‘Mercenaries’ are the preferred option – even for the US

The ‘war on terror’ has given rise to ‘remote control’ warfare where ‘lite’ warfare is viewed as a more effective counter-terrorism strategy than conventional forces. Increasingly private military and security companies have been commissioned with the responsibility for solving security problems in conflict areas.

Private military and security companies, known as PMSCs, are private businesses that provide services in conflict zones including interrogation, training troops, surveillance, and aviation logistics and maintenance. The industry alone is estimated to be worth over $100 billion a year, with around 20,000 personnel operating in Afghanistan alone. With the improvement of technology, as well as the absence of an ‘organised’ enemy army, force or state, a new type of warfare has emerged that has facilitated the rise of PMSCs.

The wars in Afghanistan and Iraq were hugely unpopular with the public and meant that governments have, as result, been apprehensive and wary of deploying conventional forces, with the costs of these wars totalling a massive $4 trillion. The aversion to the deployment of conventional forces is such, that despite the destabilisation of the Middle East after the Arab Uprisings in 2011 and the subsequent presence of the so-called IS (Islamic State) in the Levant, the UK Parliament broke with the past and voted against military intervention in 2013.

In light of the unpopularity of the Iraq and Afghanistan wars, as well as the subsequent aversion to troop deployment, states are now turning to remote control warfare which offers a more flexible and cost-effective alternative to tackling security problems in conflict areas.

PMSCs are highly trained and have been successful in previous conflicts. For example Executive Outcomes (EO) contributed to securing the peace in Sierra Leone in 1995, where the UN had previously failed. Executive Outcomes successfully regained control of diamond fields and defeated the Revolutionary United Front (RUF). This victory facilitated the circumstances that allowed Sierra Leone to hold elections in March 1996.

Privatisation of war

Naturally the use of PMSCs has led to the ‘privatisation’ of war and has arguably seen the employment of what are effectively ‘mercenaries’, although those fighting for PMSCs strongly object to the use of the term. Nonetheless, they are in essence contracted out for money, and PMSCs can hold considerable power and influence, particularly in conflict areas where a government may be weak or even non-existent. In areas such as Afghanistan, PMSCs have been able to dominate the political structure, becoming a ‘parallel structure to the government’.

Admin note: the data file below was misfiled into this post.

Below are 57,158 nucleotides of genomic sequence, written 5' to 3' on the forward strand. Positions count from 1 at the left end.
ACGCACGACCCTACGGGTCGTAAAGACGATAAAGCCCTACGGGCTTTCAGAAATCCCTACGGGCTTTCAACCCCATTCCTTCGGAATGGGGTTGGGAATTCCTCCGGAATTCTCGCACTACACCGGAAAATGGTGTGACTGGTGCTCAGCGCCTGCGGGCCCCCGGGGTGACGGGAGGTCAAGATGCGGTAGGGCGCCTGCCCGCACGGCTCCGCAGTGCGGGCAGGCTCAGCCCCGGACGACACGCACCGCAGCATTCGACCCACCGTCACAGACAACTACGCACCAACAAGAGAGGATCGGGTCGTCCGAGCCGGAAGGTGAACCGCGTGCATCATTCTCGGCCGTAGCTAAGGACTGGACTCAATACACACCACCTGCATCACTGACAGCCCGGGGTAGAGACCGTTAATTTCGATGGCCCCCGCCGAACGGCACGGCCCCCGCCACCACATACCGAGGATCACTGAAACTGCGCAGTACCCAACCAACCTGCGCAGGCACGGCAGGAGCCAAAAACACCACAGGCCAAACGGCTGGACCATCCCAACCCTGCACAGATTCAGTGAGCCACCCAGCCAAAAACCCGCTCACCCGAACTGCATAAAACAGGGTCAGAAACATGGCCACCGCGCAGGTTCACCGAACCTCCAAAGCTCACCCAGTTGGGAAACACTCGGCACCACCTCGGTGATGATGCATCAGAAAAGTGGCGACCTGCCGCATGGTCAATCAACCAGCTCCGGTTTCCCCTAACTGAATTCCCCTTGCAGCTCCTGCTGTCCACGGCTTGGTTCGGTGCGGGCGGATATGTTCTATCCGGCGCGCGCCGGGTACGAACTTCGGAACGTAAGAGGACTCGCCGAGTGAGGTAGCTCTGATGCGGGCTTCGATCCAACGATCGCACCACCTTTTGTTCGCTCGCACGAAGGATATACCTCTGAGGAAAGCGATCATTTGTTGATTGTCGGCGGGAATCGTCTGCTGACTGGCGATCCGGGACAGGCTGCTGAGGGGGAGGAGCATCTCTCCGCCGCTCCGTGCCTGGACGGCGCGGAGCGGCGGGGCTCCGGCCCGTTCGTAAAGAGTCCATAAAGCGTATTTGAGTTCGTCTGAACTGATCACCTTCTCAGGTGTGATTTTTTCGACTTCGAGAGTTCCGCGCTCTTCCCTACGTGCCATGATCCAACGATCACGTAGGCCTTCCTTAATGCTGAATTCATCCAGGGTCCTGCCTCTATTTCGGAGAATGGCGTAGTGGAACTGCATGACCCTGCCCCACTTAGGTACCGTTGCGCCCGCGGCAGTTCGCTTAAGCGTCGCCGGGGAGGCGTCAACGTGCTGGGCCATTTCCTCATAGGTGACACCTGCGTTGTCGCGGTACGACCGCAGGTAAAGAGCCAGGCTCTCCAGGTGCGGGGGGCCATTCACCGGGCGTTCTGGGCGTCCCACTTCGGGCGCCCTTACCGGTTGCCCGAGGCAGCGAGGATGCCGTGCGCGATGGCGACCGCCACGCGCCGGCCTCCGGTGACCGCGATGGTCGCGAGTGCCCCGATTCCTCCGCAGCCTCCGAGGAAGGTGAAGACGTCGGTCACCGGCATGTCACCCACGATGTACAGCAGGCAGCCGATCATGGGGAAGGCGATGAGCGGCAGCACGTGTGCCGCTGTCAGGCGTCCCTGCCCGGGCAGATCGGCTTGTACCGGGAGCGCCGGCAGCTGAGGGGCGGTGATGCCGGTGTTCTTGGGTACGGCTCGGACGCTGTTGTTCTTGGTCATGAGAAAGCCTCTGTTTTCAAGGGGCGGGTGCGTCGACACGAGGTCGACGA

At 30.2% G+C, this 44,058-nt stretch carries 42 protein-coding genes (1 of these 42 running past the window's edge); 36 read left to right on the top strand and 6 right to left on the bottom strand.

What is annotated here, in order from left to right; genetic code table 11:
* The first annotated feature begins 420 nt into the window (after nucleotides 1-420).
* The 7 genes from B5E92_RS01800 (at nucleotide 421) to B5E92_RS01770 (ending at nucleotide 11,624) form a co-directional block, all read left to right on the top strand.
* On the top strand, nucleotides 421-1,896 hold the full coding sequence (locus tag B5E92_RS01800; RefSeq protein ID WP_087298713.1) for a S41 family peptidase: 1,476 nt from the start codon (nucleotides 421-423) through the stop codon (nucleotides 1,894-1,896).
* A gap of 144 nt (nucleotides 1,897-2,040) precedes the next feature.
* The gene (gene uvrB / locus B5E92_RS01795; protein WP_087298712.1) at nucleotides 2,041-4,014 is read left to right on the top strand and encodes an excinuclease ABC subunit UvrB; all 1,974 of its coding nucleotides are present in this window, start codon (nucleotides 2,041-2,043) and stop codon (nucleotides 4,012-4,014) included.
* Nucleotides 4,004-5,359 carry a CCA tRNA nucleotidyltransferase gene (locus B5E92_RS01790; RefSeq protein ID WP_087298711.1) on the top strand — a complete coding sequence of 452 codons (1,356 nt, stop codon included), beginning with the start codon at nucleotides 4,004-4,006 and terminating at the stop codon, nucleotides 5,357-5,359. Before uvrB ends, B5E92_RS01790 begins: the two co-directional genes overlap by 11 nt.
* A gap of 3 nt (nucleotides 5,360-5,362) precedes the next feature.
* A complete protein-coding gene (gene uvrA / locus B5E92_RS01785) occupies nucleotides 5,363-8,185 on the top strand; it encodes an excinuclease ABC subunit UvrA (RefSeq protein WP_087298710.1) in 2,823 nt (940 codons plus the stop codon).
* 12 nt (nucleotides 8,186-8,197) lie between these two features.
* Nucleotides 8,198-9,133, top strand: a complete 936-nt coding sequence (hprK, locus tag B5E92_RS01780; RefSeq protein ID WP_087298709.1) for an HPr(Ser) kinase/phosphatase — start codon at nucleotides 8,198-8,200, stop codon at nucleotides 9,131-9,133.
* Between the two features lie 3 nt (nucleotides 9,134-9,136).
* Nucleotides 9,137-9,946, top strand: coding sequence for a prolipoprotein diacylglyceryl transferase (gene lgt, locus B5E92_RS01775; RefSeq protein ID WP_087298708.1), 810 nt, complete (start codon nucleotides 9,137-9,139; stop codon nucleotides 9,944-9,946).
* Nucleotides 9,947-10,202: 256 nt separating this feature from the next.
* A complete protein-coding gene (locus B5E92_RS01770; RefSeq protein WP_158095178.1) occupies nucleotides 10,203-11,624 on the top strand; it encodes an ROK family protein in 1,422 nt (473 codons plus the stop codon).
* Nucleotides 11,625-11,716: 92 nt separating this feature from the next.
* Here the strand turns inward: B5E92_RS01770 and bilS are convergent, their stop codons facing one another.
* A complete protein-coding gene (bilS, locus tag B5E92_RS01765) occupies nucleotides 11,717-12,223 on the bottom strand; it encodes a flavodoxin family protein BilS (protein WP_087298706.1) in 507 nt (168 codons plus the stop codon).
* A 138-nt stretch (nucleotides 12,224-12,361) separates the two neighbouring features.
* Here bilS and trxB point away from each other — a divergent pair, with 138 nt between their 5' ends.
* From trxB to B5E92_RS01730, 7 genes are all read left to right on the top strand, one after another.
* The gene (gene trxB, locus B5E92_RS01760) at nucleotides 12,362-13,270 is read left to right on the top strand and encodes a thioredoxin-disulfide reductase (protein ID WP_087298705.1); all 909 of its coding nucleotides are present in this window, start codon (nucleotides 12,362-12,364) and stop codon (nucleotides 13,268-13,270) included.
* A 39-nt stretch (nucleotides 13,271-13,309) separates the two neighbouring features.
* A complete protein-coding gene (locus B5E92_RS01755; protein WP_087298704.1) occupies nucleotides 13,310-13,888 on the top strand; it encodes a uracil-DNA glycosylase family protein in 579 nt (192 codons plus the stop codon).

PMSCs train local forces and thus in countries where control of the army determines the level of power a leader holds, the role and influence PMSCs hold in these conflict areas cannot be understated. With the ability to mobilise troops no longer dominated by the state but by corporate entities, state sovereignty is significantly diminished, often creating significant tensions with the local government as in the case of Afghanistan.

Moreover, the lack of accountability and scrutiny over the operations of these ‘mercenaries’ has meant that abuses are often conducted with impunity, leading to festering resentment and an inadvertent fostering of terrorism. In Iraq, ‘contractors often shot with little discrimination…at unarmed Iraqi civilians, Iraqi security forces, American troops and even other contractors’. In Afghanistan, the conduct of the PMSCs has been such that the government has actively campaigned to have the US remove private contractors from the conflict zones altogether over fears that they have exacerbated tensions and increased the threat of terrorism.

Regardless of the negative impact of PMSCs, states have demonstrated a growing willingness to employ these mercenaries more and more as they battle public opinion at home that prevent the deployment of conventional armies. There is no doubt that PMSCs are a cost-effective measure in approaching security issues. However, there are greater challenges in scrutinising their activities, particularly given the lack of public and media attention given to their activities. Moreover, the impunity and lack of accountability as a result of the nature of the relationship with the contracting state means that their impact in combating terrorism remains questionable.

Remote control warfare is an inevitable phenomenon in the modern era. However, greater accountability and transparency are crucial if private military and security companies are to effectively tackle security problems in modern conflicts.